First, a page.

Nasa Proposes Aliens Annihilated Themselves: The Human Race Would Be Next

A study by NASA researchers proposed that aliens annihilated themselves after failing to overcome the “big filter” theory.
A study by NASA scientists attempted to answer the mantra “Why are we alone in the galaxy?” when asked, the researchers suggested it was because “intelligent societies tend to self-destruct.”

So the aliens self-destruct, and then the humans, thanks to a theory called the “Great Filter.”

A lot of time and history has passed since Frank Drake formulated the equation of the same name in 1960 to calculate the number of intelligent life forms that could be found, but there still aren’t many answers. So we haven’t made any definitive statements about anything other than our own planet, even though they should exist in abundance. Many people wonder: where are all the aliens?

As a result, many scientists have sought for decades to decipher this mystery, also known as the “Fermi Paradox”: based on the thinking of Italian physicist Enrico Fermi, who won the Nobel Prize in 1950, wondered why there were no signs of life. alien.

Now, in an article that sounds more like a call to action for humanity, two NASA scientists and other researchers offer a harrowing question about why we haven’t found any other intelligent life forms yet.

Why are there no traces of extraterrestrial intelligent life?

The team of scientists from CalTech’s NASA Jet Propulsion Laboratory have addressed the issue in a new paper posted on the as-yet-unpeer-reviewed preprint server ArXiv, looking at the previous “big filter” theory, which postulates that ancient alien civilizations may have self-eliminated, or “leaked” themselves, before they had any chance of making contact with humanity.

Among others, extraterrestrial civilizations could have slowly died out due to climatic catastrophes on their planets, so that before reaching us, they would have already self-destructed.

The theory proposed by NASA scientists is not the only one that has reached a similar conclusion.

In the middle of this year, astrobiologists Michael Wong of the Carnegie Institution for Science and Stuart Bartlett of the California Institute of Technology proposed a similar solution to the Fermi paradox, as previously reported by DW. However, this study presents new perspectives, among others, in terms of risk levels.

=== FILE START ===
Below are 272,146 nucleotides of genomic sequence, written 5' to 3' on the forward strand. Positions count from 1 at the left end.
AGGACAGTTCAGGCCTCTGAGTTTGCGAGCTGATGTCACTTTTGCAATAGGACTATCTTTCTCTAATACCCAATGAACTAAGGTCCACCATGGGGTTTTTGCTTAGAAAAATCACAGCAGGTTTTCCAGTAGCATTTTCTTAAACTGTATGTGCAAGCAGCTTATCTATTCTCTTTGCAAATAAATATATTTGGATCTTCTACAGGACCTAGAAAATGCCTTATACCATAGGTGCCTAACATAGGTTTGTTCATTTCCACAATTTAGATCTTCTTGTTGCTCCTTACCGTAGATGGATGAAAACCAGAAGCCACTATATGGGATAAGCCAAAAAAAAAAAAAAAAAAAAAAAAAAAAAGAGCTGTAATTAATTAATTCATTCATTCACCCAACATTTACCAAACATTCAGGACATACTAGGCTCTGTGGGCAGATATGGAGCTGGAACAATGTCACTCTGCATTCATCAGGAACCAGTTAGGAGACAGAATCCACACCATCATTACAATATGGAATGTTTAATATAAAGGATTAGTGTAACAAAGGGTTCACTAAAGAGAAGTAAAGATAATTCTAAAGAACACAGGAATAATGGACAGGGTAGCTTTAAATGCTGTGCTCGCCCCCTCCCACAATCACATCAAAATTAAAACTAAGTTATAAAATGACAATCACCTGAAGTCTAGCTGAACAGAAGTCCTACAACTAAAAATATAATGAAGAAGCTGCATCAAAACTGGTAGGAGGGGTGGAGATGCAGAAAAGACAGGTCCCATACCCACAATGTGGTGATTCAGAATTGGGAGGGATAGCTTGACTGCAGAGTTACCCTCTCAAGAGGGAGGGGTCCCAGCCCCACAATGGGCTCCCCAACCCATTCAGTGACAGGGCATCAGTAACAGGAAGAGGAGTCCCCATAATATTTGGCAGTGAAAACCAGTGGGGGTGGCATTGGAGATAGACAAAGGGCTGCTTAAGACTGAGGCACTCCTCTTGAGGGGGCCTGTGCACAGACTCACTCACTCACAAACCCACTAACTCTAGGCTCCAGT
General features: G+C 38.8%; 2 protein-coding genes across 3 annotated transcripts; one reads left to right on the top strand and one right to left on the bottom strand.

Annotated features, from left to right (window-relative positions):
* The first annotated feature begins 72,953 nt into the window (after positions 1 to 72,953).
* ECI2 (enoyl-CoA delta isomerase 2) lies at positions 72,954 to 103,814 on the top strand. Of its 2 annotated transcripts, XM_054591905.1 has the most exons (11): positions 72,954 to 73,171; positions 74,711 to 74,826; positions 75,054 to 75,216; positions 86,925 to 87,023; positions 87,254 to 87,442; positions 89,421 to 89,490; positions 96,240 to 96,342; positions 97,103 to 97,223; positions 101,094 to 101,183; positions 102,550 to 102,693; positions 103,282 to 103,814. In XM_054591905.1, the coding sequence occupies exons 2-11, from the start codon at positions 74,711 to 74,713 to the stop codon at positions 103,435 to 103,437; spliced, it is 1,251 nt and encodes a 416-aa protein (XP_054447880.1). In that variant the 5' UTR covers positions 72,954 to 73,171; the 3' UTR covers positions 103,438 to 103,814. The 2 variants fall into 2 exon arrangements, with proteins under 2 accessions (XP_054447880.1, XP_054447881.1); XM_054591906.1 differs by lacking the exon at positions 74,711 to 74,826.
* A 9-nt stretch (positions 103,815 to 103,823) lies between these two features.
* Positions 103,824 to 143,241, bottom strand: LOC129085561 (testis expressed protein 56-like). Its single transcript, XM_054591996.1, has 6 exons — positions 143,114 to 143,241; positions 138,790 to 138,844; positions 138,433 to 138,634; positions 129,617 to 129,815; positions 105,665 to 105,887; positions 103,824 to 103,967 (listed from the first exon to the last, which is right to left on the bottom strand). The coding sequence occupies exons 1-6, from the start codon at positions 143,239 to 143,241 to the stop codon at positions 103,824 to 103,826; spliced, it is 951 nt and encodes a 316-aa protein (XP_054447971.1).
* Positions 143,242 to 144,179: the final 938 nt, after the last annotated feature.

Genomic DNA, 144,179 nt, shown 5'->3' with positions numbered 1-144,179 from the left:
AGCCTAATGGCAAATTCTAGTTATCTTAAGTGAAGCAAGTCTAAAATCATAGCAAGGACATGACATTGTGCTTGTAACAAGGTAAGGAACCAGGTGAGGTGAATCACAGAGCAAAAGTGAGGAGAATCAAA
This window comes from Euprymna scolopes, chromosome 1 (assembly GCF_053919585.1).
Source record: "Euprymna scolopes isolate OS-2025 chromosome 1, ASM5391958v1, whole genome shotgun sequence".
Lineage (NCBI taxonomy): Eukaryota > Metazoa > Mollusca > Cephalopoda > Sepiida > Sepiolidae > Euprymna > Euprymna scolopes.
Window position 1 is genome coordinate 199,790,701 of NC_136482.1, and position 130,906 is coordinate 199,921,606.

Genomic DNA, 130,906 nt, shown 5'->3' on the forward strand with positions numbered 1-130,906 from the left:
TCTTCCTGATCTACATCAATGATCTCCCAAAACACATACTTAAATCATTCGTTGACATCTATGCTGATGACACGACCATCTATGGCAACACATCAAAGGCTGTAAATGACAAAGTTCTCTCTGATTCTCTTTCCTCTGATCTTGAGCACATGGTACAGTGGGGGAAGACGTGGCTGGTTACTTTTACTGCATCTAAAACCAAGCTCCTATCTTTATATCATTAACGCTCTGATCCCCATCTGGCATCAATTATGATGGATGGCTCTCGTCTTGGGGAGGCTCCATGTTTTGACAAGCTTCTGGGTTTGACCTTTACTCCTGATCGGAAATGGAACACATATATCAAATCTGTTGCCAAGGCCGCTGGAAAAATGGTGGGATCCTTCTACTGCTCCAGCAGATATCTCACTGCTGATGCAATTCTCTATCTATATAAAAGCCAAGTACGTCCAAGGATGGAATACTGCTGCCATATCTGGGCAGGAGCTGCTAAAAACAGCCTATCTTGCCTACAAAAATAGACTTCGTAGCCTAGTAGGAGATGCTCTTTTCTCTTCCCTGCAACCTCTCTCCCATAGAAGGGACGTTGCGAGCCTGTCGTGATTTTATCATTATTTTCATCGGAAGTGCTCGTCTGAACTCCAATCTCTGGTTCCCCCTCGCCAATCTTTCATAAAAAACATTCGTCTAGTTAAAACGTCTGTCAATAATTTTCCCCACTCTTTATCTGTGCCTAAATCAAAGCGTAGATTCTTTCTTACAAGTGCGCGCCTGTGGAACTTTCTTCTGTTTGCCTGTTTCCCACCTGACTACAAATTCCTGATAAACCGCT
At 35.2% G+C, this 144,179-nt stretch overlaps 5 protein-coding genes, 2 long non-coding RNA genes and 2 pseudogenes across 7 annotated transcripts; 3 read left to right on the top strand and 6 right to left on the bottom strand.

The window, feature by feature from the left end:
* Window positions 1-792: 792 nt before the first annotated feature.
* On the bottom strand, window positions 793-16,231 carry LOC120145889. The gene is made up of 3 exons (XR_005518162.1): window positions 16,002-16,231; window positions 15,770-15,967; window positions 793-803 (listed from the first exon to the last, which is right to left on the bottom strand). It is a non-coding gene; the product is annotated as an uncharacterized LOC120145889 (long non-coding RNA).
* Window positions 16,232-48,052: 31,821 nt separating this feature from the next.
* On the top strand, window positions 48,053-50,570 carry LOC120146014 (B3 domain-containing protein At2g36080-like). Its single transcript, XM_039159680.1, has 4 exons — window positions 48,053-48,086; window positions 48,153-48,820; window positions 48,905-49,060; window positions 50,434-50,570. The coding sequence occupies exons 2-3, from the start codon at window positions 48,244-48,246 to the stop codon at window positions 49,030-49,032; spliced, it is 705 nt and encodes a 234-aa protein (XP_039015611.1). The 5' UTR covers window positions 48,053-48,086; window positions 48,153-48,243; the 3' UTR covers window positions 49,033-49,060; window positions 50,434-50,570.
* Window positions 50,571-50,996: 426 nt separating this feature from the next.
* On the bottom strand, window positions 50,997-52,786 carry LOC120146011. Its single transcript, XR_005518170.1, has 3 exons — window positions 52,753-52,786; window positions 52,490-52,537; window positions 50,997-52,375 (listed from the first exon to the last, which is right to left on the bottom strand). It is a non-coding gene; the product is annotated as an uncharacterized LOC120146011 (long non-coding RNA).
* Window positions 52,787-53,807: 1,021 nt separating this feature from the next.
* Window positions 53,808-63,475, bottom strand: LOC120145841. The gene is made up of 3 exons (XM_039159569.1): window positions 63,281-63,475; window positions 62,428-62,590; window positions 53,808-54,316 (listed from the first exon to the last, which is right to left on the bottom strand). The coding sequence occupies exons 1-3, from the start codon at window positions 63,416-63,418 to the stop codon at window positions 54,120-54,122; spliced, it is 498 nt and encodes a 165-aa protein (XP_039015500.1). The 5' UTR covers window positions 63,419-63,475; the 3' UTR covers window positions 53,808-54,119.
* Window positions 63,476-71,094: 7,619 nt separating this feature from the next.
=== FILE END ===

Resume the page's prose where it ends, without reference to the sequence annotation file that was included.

The “great filter” and the eradication of life

In the new paper, the scientists do some self-examination of humans, warning that the filters “have the potential to end life as we know it, especially since the speed of our progress is directly related to the severity of our fall.” “. , they call it “the most disturbing solution to the Fermi paradox”.

“We hypothesize that as our society exponentially moves towards space exploration, an existential catastrophe may be imminent like a giant filter: a phenomenon that wipes out civilizations before they discover each other, which would explain the Silence of the universe.” reads in the introduction of the publication. Article.

“This signals a necessary period of introspection, followed by appropriate refinements to properly focus our predicament, and address the challenges and methods in which we may be able to mitigate risk to humanity and the nearly nine million other species on Earth. ”.

The researchers used humanity’s history of war, disease, and environmental degradation as a model. If other civilizations were remotely similar to ours, they reasoned, they would have a set of built-in dysfunctions and, as a result, “quickly become a giant filter” making interplanetary contact impossible in the future.

Solution to extinction

Thus, in their paper, the team suggests that successfully passing through this giant filter to become an interstellar species depends on us taking the time to realize where we are now and the apocalyptic threats we face, such as massive nuclear war, engineered nature and pathogens, artificial intelligence (AI), asteroid impacts, and climate change.

“The key to human success in passing this universal filter is… to identify our own [destructive] attributes and remove them beforehand,” the authors continued.

The document further identifies the levels of risk that each currently poses, as well as what it would take to overcome them in order to pass the grand filter. Ultimately, the team believes that in order to overcome these considerable hurdles to get past the filters that await us, humanity must commit to thinking more long-term.


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